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Written by Peter Newman
Release Date: May 10th, 2016
You know, I finished this book last week and I am still working through the story, undecided as to whether I liked it or not. No, that’s not true. I did like the book, just not sure if I loved it. My feelings towards it are as enigmatic as its main character. The Vagrant isn’t just the title of the book, it’s the primary name for our protagonist! The quest our hero is on seems, at least initially, pretty straightforward. As we all know, few things are as simple as they first appear Right? This is a perfect example.
Armed with a sentient sword entrusted to him prior to the start of the book, our hero is also in possession of an infant, one untainted by the infernal touches of the invaders. Moving quickly and efficiently, the vagrant is more apt to use his wit than his blade in most situations. The reader quickly understands that this is a man on the run. From what or to what, we know not at first. Interacting with few and trusting even fewer, he manages to acquire a goat early on in order to supply the growing baby with milk. What I discovered soon after was that the goat was a character unto itself. Nothing special or magical, but definite comic relief in an otherwise dreary and dark world.
Danger lurks around every corner. Or should that be page? No matter the circumstances, though, our hero always puts his best foot forward. In the tradition of the Seraph Knights, he extends a helping hand or a razor sharp blade, as needed. Speaking of blades, the one he carries belonged to none other than Gamma of The Seven, Protector of mankind and one of the leaders of the Shining City. The Vagrant’s duty is to return the sword to its home and hopefully renew the strength of the remaining armies of man. For it seems the demons and their kin have begun to conquer more and more lands, subverting the survivors and turning them into pawns that it controls through innate magics.
A second timeline runs throughout the book, beginning eight years previously and slowly catching up until the stories converge. It is this other, older tale that truly defines the book. For you see, it holds the keys to all the mysteries being introduced in the present. You know how they say those who do not learn from the past are doomed to repeat it. Well, in this case, those you were in the past are doomed because of it! Trust me though, the primary story is eventually overtaken by the secondary one; for it reveals the truth in ways you cannot imagine.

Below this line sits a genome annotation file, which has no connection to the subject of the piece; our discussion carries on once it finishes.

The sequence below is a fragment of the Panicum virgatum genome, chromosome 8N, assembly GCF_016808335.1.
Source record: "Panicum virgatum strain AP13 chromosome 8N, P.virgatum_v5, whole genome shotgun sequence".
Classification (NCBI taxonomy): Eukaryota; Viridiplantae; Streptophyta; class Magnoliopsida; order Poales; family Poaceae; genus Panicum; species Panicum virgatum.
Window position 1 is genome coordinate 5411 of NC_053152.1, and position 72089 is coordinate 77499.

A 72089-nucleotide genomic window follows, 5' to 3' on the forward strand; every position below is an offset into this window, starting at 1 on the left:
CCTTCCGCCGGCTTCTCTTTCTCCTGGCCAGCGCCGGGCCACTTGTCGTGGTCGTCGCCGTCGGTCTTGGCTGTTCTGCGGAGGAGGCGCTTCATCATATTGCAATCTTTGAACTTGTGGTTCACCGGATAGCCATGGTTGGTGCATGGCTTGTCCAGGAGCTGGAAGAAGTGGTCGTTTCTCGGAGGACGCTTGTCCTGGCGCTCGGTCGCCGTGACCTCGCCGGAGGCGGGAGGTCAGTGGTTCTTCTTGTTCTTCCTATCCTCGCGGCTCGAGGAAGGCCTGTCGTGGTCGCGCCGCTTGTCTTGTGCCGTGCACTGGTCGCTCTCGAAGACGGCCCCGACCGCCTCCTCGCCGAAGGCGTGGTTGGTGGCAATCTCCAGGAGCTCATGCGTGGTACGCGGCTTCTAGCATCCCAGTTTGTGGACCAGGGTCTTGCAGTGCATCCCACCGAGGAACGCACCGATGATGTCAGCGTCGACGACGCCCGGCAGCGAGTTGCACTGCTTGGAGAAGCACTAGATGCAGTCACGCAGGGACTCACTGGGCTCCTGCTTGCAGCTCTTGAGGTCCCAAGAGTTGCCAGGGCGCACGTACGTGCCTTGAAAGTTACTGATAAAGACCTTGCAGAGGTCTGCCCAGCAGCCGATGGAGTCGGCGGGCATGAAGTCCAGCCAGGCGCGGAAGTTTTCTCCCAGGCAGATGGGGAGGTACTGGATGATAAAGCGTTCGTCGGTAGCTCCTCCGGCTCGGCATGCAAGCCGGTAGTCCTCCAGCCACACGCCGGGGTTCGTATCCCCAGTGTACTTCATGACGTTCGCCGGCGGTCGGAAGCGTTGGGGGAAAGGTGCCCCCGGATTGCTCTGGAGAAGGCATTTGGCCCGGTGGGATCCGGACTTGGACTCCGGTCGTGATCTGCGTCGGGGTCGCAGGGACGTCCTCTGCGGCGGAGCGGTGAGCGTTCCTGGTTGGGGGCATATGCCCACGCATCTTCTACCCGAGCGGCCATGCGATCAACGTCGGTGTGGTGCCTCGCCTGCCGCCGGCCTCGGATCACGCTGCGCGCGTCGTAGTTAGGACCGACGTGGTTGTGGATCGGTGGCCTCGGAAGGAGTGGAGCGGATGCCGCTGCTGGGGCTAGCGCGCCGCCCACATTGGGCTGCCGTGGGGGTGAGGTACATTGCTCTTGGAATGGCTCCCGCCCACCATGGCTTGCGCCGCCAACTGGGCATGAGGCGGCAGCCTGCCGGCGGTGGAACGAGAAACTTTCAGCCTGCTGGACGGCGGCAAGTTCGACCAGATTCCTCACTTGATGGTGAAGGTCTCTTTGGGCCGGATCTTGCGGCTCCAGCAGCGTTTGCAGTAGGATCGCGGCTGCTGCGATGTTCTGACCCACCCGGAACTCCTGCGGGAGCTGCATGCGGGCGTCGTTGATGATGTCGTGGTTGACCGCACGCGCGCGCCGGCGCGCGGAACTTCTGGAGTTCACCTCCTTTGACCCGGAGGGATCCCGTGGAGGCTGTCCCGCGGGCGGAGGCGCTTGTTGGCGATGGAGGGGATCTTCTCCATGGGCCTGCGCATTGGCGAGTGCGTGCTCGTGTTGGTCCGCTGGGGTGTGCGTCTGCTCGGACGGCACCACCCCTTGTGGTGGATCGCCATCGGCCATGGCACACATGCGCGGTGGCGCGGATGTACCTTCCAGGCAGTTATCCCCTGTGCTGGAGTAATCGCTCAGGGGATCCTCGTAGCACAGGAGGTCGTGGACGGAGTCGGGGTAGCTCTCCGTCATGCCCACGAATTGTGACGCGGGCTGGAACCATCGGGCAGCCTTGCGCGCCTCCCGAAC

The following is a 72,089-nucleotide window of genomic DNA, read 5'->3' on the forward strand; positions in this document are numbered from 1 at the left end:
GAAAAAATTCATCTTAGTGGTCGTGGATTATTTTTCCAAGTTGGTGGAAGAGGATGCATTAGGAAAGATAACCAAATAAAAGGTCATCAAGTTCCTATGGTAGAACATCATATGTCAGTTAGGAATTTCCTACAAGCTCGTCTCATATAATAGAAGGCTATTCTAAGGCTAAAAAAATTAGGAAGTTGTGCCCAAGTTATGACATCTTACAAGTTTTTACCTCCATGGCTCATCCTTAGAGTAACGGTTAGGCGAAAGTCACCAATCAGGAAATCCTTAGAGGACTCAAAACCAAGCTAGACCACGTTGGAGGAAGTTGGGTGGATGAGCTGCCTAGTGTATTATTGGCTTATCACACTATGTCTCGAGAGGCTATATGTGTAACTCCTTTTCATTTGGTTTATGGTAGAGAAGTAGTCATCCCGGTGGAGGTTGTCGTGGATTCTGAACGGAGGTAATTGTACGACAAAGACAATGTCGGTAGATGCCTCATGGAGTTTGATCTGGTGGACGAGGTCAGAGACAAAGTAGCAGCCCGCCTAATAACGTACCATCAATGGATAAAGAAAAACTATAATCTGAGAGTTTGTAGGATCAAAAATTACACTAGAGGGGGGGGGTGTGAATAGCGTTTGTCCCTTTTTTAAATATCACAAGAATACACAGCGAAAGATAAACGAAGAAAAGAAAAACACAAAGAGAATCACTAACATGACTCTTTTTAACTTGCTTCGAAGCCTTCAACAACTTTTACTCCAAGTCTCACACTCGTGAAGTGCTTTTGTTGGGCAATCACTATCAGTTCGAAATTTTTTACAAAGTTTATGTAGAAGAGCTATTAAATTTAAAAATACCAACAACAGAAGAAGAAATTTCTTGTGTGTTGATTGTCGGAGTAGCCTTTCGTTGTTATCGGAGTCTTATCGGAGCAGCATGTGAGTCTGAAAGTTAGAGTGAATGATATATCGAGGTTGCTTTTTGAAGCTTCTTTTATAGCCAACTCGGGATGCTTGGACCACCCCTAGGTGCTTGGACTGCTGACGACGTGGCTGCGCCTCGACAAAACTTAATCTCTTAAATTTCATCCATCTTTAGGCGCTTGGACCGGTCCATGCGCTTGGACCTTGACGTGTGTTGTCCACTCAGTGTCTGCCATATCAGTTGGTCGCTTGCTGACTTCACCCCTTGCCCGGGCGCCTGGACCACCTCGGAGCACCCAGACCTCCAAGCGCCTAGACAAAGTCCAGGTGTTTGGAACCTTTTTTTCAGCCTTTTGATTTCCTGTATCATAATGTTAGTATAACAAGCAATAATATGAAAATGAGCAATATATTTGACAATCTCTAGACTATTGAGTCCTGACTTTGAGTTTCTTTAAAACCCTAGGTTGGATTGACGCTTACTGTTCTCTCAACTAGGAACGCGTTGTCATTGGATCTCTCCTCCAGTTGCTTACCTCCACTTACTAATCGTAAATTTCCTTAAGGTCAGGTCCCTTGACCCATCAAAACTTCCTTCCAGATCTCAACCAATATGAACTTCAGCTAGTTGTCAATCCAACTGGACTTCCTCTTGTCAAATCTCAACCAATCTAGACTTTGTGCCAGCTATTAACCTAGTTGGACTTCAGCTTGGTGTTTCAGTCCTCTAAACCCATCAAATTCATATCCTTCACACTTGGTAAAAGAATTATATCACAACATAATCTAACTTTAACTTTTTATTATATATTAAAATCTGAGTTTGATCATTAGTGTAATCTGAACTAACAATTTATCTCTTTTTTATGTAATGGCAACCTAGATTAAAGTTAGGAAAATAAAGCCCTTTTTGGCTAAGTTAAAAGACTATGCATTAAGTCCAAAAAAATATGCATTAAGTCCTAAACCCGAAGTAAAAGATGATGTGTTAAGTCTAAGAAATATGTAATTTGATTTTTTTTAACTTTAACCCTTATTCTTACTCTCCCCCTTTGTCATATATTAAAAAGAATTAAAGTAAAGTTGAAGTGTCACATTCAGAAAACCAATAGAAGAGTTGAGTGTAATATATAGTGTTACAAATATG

There is a ridiculous amount of travel in this novel. I mean, like Two Towers travel. It feels like the vast majority of the book revolves around walking somewhere, whereas the actual destination feels like it will never be reached. Permeating throughout it all is a man who never speaks, a baby that grows into a toddler, a goat that shows courage and determination, and a revolving cast of others that serve a purpose for a time but eventually melt away (metaphorically speaking).
I am still in awe of the way the reader is kept abreast of the situations without the protagonist ever speaking a word. The Vagrant epitomizes the concept of where there is a will there is a way. His determination seems to border on lunacy quite often, but his aura projects such power and forcefulness that many bend to his will simply because it seems like the right thing to do. His need to finish his journey is tempered quite often by his chivalry towards those in need, regardless of their standing or level of humanity.
The Vagrant is different by far than any other novel I’ve read in this genre. It encompasses a heavy fantasy element without losing its foothold in a science-driven, post-apocalyptic world. It feels like a natural setting, the author leaving it to the reader to envision it all. Light on the details but heavy on the emotion, this book blossoms as the pages turn. It draws you in slowly without you even knowing you’re being enveloped. Peter Newman does a wonderful job of building a setting that is probably different for each reader. His expectation seems to be that the details he omits will be supplied by the reader, and he’s not wrong.
I’ve changed my mind. I loved the book. Maybe less for its story and more for its concepts. Go forth and purchase this. You’ll need to read it to believe it.
The Vagrant is his name. He has no other.
Years have passed since humanity’s destruction emerged from the Breach.
Friendless and alone he walks across a desolate, war-torn landscape.
As each day passes the world tumbles further into depravity, bent and twisted by the new order, corrupted by the Usurper, the enemy, and his infernal horde.
His purpose is to reach the Shining City, last bastion of the human race, and deliver the only weapon that may make a difference in the ongoing war.
What little hope remains is dying. Abandoned by its leader, The Seven, and its heroes, The Seraph Knights, the last defences of a once great civilisation are crumbling into dust.
But the Shining City is far away and the world is a very dangerous place.